Last week, I shared a post about the importance of taking your shot. My goal with that post was to reach someone waffling on a decision and encourage them to take their shot.
And now, I’m going to take another shot — even though it feels uncomfortable and awkward — and tell you about something I’m proud of and excited about. It feels odd and self-promotional (something readers of this blog know I avoid like the plague), but at the risk of being accused of “tooting my own horn,” I’m stepping outside my comfort zone just like I suggested you do.
First, a little background: MAPP (Manufacturers Association for Plastic Processors) holds an annual benchmarking conference each fall that has positively impacted my team members and me. Since 1997, MAPP has brought plastic processors together in various forums to learn from each other, challenge each other, and grow relationally. In short, it is an organization that embraces authentic leadership — the process of doing things with and through other people.
I have been blessed to speak several times at MAPP’s annual benchmarking conference in breakout sessions — intimate Q&A sessions with 10-50 people in a small classroom setting. This has been a great experience where I learned as much as I taught — the audience’s insights and encouragement meant I left the conference feeling fired up to get back to work!
Out of My Comfort Zone
This year, MAPP has asked me to do something out of my comfort zone. Instead of speaking in a breakout session in a small classroom, they requested I give a talk on the main stage in front of hundreds of attendees. Admittedly, their ask made my heart beat a little faster — and it still does as I write this now! But, I am taking my shot.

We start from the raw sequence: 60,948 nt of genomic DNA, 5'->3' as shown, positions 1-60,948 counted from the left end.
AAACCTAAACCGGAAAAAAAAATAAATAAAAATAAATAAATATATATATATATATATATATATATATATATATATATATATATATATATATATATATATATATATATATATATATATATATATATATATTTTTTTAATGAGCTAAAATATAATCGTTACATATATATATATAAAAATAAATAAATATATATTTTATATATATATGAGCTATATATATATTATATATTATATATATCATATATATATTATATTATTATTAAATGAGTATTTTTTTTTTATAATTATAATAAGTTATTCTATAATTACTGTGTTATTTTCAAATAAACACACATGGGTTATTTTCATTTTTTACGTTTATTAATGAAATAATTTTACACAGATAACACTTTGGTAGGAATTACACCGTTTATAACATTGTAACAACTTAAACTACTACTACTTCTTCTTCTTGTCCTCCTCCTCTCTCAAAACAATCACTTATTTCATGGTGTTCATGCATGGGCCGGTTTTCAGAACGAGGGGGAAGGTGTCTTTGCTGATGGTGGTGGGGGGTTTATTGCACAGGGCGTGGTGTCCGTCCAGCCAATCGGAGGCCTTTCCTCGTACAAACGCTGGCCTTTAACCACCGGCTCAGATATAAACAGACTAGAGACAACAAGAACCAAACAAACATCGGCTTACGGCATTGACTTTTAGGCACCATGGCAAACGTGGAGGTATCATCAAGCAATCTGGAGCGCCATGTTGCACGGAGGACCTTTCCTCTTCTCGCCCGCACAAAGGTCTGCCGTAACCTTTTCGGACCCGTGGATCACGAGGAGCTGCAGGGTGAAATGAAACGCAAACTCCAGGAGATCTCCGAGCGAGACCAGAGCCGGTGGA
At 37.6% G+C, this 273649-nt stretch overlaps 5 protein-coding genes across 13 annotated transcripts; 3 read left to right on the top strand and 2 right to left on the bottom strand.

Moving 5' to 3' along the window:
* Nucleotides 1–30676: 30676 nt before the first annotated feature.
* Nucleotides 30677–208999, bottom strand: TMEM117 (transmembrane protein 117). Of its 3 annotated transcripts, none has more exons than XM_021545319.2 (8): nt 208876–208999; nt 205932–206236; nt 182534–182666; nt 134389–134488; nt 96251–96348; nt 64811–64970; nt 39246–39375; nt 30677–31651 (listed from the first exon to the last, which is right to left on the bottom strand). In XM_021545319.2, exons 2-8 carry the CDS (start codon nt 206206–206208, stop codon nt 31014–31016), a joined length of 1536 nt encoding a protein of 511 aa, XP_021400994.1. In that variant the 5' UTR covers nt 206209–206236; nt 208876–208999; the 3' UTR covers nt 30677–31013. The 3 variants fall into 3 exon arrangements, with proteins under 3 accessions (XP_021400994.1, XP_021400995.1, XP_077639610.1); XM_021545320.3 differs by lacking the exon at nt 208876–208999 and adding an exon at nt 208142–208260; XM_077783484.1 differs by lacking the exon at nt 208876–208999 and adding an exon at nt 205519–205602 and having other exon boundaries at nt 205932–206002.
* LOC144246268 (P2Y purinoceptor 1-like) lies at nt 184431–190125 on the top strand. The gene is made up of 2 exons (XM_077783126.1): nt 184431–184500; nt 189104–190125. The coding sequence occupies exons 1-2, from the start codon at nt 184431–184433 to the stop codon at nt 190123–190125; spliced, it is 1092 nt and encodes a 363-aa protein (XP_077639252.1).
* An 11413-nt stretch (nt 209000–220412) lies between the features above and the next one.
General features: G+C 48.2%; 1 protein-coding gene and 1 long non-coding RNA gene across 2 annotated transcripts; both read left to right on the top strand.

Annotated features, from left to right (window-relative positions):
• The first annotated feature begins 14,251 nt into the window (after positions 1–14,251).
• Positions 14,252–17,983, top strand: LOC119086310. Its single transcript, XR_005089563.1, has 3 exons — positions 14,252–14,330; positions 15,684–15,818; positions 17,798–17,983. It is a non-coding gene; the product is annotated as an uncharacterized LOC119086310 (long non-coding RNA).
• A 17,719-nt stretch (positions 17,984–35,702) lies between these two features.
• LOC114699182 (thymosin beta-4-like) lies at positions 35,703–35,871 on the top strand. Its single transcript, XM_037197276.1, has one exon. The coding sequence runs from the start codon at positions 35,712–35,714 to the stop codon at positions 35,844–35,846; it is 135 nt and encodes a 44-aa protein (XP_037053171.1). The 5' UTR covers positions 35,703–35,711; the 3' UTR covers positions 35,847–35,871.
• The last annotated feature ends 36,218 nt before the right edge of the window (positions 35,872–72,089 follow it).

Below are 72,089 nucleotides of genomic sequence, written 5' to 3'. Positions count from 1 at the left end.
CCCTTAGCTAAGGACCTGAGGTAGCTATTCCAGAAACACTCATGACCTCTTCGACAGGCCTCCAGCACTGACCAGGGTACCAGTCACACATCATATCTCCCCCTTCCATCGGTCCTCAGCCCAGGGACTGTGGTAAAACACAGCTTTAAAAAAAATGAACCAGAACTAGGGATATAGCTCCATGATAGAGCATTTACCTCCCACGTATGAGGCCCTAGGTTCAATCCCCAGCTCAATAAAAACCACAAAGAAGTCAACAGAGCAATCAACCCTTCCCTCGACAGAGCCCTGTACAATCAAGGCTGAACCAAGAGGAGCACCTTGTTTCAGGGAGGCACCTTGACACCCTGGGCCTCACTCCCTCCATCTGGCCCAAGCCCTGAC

I am taking my shot because the topic I will discuss — shared leadership — is near and dear to me and something I think will help the audience rethink their views about leadership.
Influence and Leadership
Leadership is the process of doing things with and through other people; it always involves others. And when a leader realizes that their leadership is based on influence — and that no one has a monopoly on influence — their eyes open up to the possibility of other leaders. External factors like experience, title, and status, become irrelevant, and influence takes precedence.
As I have learned at Hoffer Plastics, a college intern and upcoming retiree may not have much in common, but both can and should influence our organization. We are better when we listen to both. We improve through shared leadership.
A Question of Legacy
Of course, I have a lot more to say about this topic (and I will at the conference!), but I want to leave you with one parting thought on shared leadership for today — and it’s a question of legacy. When you’re at the end of your life, what do you want to be known for? Is it some arbitrary list of accomplishments? Or, is it something else? I have a clear idea of what I want my legacy to be, and I’ll start my talk at MAPP’s benchmarking conference with that thought. In the meantime, thank you for indulging me in this moment of self-promotion, and I hope you can join me on October 5 and 6 in Indianapolis.